In a domino effect, layoffs at big vehicle makers Caterpillar Inc. and John Deere have driven a Rochester manufacturer to layoff 68 workers.
“We’re certainly disappointed that we couldn’t work our way through this with all of our people, but you have to be conservative as you move forward,” says Crenlo President Lance Fleming.
Crenlo is a contract manufacturer that makes products such as cabs from sheet metal, steel frames for construction and agricultural vehicles. It has 670 employees at two facilities in Rochester.
Fleming announced the layoffs at an employee meeting Tuesday. They will take effect Jan. 12.
The action follows last week’s announcement that Crenlo’s two top customers – Caterpillar and John Deere – were laying off 20,000 and 7,000 employees. Crenlo had already been working some four day works to adjust to the slowdown.
“I told the employees, ‘Our order book is down. I told you after two months of short work weeks that we’d do something different if we had to,’” he said.
Affected employees have 18 month recall rights, says Dave Zebaugh, the president of the United Auto Workers Local 2125. He also confirmed reports that 68 workers were effected.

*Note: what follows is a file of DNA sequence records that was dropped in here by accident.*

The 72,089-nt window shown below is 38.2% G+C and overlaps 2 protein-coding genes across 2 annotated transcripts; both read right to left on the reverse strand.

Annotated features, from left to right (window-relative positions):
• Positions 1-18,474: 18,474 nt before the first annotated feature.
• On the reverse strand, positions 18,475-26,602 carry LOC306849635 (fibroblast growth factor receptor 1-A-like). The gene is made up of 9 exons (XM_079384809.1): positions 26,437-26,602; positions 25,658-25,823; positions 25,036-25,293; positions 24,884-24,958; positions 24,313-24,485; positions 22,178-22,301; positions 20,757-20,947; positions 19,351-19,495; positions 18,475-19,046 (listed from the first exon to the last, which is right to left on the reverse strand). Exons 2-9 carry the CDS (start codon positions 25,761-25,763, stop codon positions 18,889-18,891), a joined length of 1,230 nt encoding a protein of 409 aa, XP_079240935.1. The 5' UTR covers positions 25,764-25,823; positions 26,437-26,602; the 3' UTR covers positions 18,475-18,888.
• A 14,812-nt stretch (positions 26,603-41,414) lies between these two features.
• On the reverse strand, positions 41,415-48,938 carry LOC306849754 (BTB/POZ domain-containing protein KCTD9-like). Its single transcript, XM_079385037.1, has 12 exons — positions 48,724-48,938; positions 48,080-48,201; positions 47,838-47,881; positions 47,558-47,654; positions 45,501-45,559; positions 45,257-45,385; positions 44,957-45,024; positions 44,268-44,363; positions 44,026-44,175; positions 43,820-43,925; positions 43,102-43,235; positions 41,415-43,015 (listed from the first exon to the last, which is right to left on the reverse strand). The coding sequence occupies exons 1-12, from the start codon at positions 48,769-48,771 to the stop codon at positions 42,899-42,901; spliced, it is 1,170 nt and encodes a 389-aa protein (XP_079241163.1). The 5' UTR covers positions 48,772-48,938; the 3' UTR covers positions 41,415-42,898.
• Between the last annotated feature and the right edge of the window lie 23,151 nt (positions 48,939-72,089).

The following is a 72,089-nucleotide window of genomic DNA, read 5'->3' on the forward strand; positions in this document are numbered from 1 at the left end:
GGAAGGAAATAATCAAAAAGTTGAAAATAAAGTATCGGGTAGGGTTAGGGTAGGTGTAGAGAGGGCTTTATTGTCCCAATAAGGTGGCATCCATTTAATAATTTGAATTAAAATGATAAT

However, the future looks hopeful.
Some contracts for new products slated to start late in the second quarter and into the third quarter of 2009 could bring at least some of those workers back into Crenlo.
“We’re optimistic that some of the people will be called back, because of the new business development coming in,” said Fleming.
How does the union see the action?
“The U.A.W. is standing behind the company. They did it right by the contract as far as the layoffs,” stated Zebaugh. “They are just doing what they can do to retain as many as they can.”
While unpleasant, the action was not unexpected, he added.
“The writing has been on the wall. He (Fleming) didn’t want to layoff. He didn’t want to resort to this, but if there is no demand, you have to do something, said Zebaugh.
The majority of employees support Fleming and the company in this, because Crenlo “does have a recovery plan in progress.”
The company, owned by the New York-based Dover Corp., did a number of layoffs total more than 200 in 2001. As the economy improved, Crenlo brought many of the employees back on board and the company gained strength.
“We came back then and we should come back from this,” said Zebaugh.